Milošić, Anita (2012) Allelopathy. Bachelor's thesis, Faculty of Science > Department of Biology.

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Allelopathy is a biological phenomenon where one plant inhibits the growth and development of another plant through the release of chemicals in the environment. In essence, plant allelopathy is used as a means of survival in nature, reducing competition from plants nearby. Allelochemicals in fact are secondary metabolites, which are not required for metabolism of the allelopathic organism. Phenols are the most important category of the many secondary metabolites implicated in plant allelopathy. Phenolic compounds arise from the shikimic and malonat acid metabolic pathways in plants. There are many interesting examples of allelopathy: allelopathy as a mechanism for the invasion of Typha angustifolia, allelochemicals released from rice plants, allelochemicals released from black walnuts and others. From an agronomic point of view, allelopathy is important because some weed plants like rice are used as natural herbicids against crop production. Apart from target plants, nontarget plants are affected by allelopathy too. Other ecological effects are evident through inhibition of their microbial symbionts such as mycorrhiza and nitrogen fixing bacteria, changes in population and community structure, then changes in genotypic variation in plant populations, invasive plants etc.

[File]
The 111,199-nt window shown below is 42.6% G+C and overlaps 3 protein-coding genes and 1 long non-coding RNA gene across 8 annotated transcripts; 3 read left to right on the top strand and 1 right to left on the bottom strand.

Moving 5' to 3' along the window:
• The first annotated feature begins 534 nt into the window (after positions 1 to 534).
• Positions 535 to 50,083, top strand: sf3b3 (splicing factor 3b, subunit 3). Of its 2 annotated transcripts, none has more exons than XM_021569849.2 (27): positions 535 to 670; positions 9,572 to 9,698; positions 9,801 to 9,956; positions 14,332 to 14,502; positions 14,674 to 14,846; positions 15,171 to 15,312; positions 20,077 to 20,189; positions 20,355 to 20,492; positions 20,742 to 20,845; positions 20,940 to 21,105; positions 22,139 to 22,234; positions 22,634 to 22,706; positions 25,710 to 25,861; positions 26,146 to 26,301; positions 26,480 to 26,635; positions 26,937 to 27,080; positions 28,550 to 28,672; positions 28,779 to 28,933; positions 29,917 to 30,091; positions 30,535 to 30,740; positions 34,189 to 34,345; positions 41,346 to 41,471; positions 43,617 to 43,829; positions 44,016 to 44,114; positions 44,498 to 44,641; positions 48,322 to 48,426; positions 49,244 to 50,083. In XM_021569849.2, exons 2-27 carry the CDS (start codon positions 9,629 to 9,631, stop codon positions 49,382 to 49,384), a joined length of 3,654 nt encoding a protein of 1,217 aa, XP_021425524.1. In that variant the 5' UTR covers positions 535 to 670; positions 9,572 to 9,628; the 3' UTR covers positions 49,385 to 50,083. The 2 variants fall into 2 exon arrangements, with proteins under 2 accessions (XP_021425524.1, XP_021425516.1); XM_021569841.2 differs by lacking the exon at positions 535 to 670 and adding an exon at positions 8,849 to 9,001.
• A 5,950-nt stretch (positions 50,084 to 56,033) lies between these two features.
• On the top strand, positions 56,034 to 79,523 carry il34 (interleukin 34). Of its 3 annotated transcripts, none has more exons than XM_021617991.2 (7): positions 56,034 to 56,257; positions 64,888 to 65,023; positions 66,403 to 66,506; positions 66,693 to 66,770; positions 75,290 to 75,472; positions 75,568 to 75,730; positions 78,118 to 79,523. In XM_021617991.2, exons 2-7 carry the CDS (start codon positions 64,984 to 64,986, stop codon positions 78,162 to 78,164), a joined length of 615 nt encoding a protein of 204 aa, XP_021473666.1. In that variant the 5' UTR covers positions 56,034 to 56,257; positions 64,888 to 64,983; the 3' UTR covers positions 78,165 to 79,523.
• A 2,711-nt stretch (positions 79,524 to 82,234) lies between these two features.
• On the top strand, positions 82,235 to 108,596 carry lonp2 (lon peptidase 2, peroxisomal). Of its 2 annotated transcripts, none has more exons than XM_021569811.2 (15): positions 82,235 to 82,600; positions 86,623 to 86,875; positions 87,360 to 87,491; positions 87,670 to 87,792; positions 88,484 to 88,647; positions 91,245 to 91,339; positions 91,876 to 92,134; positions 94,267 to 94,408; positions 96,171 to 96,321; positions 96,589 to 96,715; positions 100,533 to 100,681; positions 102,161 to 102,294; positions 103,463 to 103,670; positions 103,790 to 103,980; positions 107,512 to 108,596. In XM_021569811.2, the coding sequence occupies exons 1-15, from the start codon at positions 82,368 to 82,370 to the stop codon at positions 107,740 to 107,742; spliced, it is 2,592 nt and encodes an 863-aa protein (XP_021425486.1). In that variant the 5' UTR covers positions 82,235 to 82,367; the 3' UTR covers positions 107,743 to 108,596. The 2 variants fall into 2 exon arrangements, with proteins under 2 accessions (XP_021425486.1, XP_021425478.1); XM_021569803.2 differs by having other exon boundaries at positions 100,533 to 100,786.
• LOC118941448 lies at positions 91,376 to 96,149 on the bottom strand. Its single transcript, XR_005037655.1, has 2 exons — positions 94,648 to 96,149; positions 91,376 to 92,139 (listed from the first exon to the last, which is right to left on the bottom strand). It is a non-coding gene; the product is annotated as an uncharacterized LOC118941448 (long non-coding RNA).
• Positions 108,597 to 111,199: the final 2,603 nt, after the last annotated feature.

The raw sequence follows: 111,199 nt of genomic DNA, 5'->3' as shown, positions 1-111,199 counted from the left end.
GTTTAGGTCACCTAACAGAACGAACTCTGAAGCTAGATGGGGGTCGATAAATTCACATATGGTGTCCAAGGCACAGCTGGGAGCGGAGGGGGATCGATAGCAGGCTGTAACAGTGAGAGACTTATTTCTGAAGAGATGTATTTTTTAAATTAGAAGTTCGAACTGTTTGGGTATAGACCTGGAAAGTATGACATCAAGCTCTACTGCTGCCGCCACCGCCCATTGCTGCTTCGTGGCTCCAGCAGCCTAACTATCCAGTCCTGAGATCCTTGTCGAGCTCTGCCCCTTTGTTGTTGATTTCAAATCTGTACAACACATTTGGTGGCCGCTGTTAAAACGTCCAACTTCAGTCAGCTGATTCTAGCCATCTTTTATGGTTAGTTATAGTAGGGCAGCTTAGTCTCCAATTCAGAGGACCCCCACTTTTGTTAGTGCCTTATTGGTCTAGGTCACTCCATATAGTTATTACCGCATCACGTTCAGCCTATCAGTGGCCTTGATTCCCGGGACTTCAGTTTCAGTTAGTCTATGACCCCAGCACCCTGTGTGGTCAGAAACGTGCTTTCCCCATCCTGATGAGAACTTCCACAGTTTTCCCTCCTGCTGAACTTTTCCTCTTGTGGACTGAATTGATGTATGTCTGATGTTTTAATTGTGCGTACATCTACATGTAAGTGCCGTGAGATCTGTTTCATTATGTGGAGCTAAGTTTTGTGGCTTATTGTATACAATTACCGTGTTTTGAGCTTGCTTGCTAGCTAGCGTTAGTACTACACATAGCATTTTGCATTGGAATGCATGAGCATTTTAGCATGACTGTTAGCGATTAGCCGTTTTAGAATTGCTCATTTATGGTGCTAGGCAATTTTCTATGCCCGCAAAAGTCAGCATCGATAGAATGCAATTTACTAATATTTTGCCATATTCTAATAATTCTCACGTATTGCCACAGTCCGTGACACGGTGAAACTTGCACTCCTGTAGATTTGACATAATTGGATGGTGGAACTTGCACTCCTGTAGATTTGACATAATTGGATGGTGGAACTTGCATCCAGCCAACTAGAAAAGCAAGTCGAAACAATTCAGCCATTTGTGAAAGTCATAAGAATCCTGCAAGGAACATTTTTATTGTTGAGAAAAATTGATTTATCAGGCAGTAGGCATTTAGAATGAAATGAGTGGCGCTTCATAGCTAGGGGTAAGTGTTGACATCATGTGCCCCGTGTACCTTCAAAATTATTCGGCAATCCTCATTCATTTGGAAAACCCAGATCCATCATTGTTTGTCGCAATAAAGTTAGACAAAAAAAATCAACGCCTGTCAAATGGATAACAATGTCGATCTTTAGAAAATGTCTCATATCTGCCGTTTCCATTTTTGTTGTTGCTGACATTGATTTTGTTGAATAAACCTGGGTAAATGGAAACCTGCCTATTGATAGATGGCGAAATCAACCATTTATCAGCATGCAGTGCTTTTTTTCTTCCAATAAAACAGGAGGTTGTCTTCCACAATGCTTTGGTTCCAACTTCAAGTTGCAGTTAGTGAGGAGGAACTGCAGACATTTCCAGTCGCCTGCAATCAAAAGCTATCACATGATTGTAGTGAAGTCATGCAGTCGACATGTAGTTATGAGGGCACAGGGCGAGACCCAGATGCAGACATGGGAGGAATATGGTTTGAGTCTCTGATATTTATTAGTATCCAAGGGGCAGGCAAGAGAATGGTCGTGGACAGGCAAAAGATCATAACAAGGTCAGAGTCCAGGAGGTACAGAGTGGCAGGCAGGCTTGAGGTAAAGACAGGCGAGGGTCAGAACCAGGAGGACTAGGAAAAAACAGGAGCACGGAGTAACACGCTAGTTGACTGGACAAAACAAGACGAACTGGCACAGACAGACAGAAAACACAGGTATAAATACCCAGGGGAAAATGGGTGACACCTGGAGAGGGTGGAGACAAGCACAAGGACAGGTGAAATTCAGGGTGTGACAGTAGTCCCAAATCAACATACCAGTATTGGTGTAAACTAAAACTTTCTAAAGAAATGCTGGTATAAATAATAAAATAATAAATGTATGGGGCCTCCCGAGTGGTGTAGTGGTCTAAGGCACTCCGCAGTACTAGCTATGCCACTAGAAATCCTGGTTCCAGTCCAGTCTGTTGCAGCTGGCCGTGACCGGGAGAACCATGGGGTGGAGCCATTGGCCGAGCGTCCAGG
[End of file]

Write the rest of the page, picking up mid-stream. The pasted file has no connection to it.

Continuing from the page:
Item Type: Thesis (Bachelor's thesis)
Supervisor: Pevalek-Kozlina, Branka
Date: 2012
Number of Pages: 18
Subjects: NATURAL SCIENCES > Biology
Divisions: Faculty of Science > Department of Biology
Depositing User: Silvana Šehić
Date Deposited: 16 Oct 2014 10:59
Last Modified: 16 Oct 2014 10:59

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